Well, we’re made in the image of God, and we should love our wives as Christ loved the church. So this seven day rhythm is given to us and it’s also in marriage. So, that’s why we should connect with our spouse, date night, kind of the worship thing about once a week. It will change the course of your week. It’ll change the course of your life, of your relationship. It gives you an opportunity to recalibrate and to refocus and to connect.
So there’s a huge financial, there’s a huge spiritual, and there’s a huge emotional benefit to date night. Many times the date night is like an oasis for us. And it gives you that opportunity to talk. It helps you to refocus and to remember the whole priority of the family. So, I want to challenge you and beg you to have a date night. The benefits are monstrous.
And we’re reflecting Christ’s relationship to the local church. What did Jesus do? Jesus has romanced us, he’s loved us, he’s taken the initiative. We’re his bride, the church. What’s the bride? We’re basically a colossal collection of moral foul-ups. That’s what the church is. That’s what I am and that’s what you are. We’re all sinners. Yet, God loves me so much he sent Jesus Christ. And Christ took the initiative and he loves me, even when I’m hard to be loved.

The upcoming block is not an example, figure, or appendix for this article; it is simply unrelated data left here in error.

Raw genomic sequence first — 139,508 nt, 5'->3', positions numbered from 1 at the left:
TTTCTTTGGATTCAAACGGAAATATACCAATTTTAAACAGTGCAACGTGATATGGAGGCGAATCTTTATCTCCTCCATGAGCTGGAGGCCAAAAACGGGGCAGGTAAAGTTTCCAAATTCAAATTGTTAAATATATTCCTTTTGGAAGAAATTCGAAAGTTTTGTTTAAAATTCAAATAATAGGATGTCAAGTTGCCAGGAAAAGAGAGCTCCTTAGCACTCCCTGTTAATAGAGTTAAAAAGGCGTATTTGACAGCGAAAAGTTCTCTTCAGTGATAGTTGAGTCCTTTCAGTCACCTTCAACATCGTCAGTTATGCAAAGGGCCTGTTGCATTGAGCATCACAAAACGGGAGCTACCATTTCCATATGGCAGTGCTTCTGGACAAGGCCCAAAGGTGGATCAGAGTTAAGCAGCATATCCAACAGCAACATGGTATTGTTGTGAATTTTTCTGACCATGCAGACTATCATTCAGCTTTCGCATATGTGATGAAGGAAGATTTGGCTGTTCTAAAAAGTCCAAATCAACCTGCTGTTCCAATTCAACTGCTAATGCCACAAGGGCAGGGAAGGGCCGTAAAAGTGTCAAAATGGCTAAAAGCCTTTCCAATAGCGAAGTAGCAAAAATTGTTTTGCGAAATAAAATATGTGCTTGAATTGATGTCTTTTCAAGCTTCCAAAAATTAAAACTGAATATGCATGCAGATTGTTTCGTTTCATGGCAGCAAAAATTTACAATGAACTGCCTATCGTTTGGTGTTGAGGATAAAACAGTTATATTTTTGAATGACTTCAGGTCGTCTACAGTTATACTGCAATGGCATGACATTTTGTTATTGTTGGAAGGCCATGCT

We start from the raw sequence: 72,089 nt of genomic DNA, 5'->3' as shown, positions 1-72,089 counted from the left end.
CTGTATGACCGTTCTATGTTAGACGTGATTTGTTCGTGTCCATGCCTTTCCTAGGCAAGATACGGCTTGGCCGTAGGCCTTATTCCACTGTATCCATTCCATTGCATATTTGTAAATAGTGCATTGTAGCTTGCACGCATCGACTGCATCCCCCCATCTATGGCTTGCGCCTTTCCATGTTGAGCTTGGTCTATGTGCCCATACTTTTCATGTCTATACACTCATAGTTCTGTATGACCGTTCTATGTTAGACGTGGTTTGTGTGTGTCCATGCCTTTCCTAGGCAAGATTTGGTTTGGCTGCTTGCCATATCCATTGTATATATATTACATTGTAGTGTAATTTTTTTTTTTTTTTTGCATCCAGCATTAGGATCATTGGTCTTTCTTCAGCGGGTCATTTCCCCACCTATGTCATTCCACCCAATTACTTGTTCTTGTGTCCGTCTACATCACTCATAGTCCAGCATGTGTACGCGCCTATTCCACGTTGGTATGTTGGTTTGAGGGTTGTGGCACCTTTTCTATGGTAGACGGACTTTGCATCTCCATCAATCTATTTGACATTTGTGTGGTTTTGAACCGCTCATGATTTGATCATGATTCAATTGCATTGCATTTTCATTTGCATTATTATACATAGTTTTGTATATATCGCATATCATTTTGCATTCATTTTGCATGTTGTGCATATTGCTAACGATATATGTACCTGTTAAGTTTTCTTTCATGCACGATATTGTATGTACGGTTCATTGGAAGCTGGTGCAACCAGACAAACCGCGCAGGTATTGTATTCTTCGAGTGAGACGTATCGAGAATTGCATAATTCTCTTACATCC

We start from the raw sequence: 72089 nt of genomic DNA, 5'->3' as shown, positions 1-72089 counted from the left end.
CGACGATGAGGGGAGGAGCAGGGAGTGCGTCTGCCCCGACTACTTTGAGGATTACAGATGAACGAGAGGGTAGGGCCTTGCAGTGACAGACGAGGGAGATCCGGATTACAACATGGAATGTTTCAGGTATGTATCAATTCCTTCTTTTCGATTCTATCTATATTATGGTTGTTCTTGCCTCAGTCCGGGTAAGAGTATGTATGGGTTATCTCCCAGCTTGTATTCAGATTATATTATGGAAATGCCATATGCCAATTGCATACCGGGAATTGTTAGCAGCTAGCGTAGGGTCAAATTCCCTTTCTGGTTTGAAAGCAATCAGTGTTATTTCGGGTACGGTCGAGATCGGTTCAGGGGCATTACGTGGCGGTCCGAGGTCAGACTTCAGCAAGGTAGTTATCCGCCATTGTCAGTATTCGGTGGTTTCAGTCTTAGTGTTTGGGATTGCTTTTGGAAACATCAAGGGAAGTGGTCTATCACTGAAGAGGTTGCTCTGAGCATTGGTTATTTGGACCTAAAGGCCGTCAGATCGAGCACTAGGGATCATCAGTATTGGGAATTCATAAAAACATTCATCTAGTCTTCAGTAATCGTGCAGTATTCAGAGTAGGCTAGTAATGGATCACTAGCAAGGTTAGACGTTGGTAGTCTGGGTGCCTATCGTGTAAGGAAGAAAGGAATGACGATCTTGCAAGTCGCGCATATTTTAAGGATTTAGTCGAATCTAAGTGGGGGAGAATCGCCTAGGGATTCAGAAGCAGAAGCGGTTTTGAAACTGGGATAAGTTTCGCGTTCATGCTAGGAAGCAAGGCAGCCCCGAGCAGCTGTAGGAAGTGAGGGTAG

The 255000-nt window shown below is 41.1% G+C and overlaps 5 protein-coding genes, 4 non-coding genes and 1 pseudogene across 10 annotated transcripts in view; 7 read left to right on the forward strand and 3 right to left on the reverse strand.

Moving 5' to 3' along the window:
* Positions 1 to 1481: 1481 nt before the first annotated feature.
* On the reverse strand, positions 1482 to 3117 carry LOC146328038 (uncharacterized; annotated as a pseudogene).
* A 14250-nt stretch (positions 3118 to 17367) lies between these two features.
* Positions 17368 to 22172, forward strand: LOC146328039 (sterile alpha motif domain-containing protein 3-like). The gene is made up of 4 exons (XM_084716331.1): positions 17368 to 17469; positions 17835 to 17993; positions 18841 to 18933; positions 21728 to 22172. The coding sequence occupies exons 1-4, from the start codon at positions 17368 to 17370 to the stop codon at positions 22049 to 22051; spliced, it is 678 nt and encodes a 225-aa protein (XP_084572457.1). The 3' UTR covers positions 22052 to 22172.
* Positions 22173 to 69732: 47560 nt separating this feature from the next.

Well, husbands, we are to love our wives that way. Even when they are hard to love. Even when, maybe, they are a little moody. Forget that. Because of Christ’s grace and love and because of what he’s done for us, we should launch out and be that husband, that “house band” that keeps everything together. This is powerful stuff. Date night. It’s kind of an act of worship, I truly believe. And we’re going to talk about it and develop all these things during this series.
Well, you might be saying to yourself, “You know, I wonder if I’m out of balance. This is very interesting, Ed; and you’ve talked about some things. I wonder if I’m maybe out of whack. I wonder if something is kind of here and there. I wonder if I’m slipping down the steps. I wonder if I am tumbling down the family arena steps.”
Who caused the fall? Who caused the fall in Tampa? I did. I slipped. I fell. I knocked Lisa’s feet out from under her. And I would argue, men, that we are the ones who’ve caused the fall. It’s not just our fault. I’m not going to say that. But, we are the leaders of the relationship.
“Man, what are you talking about, dude? Are you saying men are superior to women?” Are you kidding me? No. In form, we’re equal before God. We play on a level playing field. But in function, God has given the men the spiritual leadership, the responsibility. And I would argue that men have started this slippage, this simultaneous fall.
Lisa and I did figure out what happened. We did figure out why I fell. You know what happened? I took my sandals off, and on the bottom of my sandal was embedded a greasy piece of popcorn. And that popcorn was so greasy it was like ice. And that’s why I fell. And next weekend we are going to talk about the parental popcorn, that greasy stuff that causes the family to slip.